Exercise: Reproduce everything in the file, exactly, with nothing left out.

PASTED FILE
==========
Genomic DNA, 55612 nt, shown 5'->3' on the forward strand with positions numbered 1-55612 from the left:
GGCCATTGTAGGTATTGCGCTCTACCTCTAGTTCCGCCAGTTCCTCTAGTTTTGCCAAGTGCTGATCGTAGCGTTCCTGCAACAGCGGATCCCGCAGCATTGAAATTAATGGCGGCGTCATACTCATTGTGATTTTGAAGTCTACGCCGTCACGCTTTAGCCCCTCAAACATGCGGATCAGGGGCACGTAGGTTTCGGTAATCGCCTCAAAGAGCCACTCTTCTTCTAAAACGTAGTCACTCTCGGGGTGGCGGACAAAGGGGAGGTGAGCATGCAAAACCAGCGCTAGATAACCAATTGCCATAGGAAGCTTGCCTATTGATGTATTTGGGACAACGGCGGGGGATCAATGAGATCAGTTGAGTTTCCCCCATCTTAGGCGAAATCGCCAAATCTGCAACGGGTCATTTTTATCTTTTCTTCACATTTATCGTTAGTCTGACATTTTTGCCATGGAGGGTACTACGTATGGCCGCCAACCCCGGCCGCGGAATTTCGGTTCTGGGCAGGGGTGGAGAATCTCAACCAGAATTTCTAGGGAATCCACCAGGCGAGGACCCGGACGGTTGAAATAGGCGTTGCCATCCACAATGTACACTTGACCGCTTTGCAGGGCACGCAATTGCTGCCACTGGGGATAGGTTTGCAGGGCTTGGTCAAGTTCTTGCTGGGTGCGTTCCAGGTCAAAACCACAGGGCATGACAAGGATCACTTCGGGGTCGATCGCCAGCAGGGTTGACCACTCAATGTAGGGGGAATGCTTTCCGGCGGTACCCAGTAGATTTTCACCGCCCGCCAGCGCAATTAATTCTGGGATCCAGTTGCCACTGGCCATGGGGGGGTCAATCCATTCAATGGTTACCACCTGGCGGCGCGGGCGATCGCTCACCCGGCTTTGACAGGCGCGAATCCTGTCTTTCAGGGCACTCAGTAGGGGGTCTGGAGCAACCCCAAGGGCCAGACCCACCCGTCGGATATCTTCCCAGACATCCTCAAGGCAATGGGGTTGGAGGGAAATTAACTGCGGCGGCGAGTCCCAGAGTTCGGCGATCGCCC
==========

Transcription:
Genomic DNA, 55612 nt, shown 5'->3' on the forward strand with positions numbered 1-55612 from the left:
GGCCATTGTAGGTATTGCGCTCTACCTCTAGTTCCGCCAGTTCCTCTAGTTTTGCCAAGTGCTGATCGTAGCGTTCCTGCAACAGCGGATCCCGCAGCATTGAAATTAATGGCGGCGTCATACTCATTGTGATTTTGAAGTCTACGCCGTCACGCTTTAGCCCCTCAAACATGCGGATCAGGGGCACGTAGGTTTCGGTAATCGCCTCAAAGAGCCACTCTTCTTCTAAAACGTAGTCACTCTCGGGGTGGCGGACAAAGGGGAGGTGAGCATGCAAAACCAGCGCTAGATAACCAATTGCCATAGGAAGCTTGCCTATTGATGTATTTGGGACAACGGCGGGGGATCAATGAGATCAGTTGAGTTTCCCCCATCTTAGGCGAAATCGCCAAATCTGCAACGGGTCATTTTTATCTTTTCTTCACATTTATCGTTAGTCTGACATTTTTGCCATGGAGGGTACTACGTATGGCCGCCAACCCCGGCCGCGGAATTTCGGTTCTGGGCAGGGGTGGAGAATCTCAACCAGAATTTCTAGGGAATCCACCAGGCGAGGACCCGGACGGTTGAAATAGGCGTTGCCATCCACAATGTACACTTGACCGCTTTGCAGGGCACGCAATTGCTGCCACTGGGGATAGGTTTGCAGGGCTTGGTCAAGTTCTTGCTGGGTGCGTTCCAGGTCAAAACCACAGGGCATGACAAGGATCACTTCGGGGTCGATCGCCAGCAGGGTTGACCACTCAATGTAGGGGGAATGCTTTCCGGCGGTACCCAGTAGATTTTCACCGCCCGCCAGCGCAATTAATTCTGGGATCCAGTTGCCACTGGCCATGGGGGGGTCAATCCATTCAATGGTTACCACCTGGCGGCGCGGGCGATCGCTCACCCGGCTTTGACAGGCGCGAATCCTGTCTTTCAGGGCACTCAGTAGGGGGTCTGGAGCAACCCCAAGGGCCAGACCCACCCGTCGGATATCTTCCCAGACATCCTCAAGGCAATGGGGTTGGAGGGAAATTAACTGCGGCGGCGAGTCCCAGAGTTCGGCGATCGCCC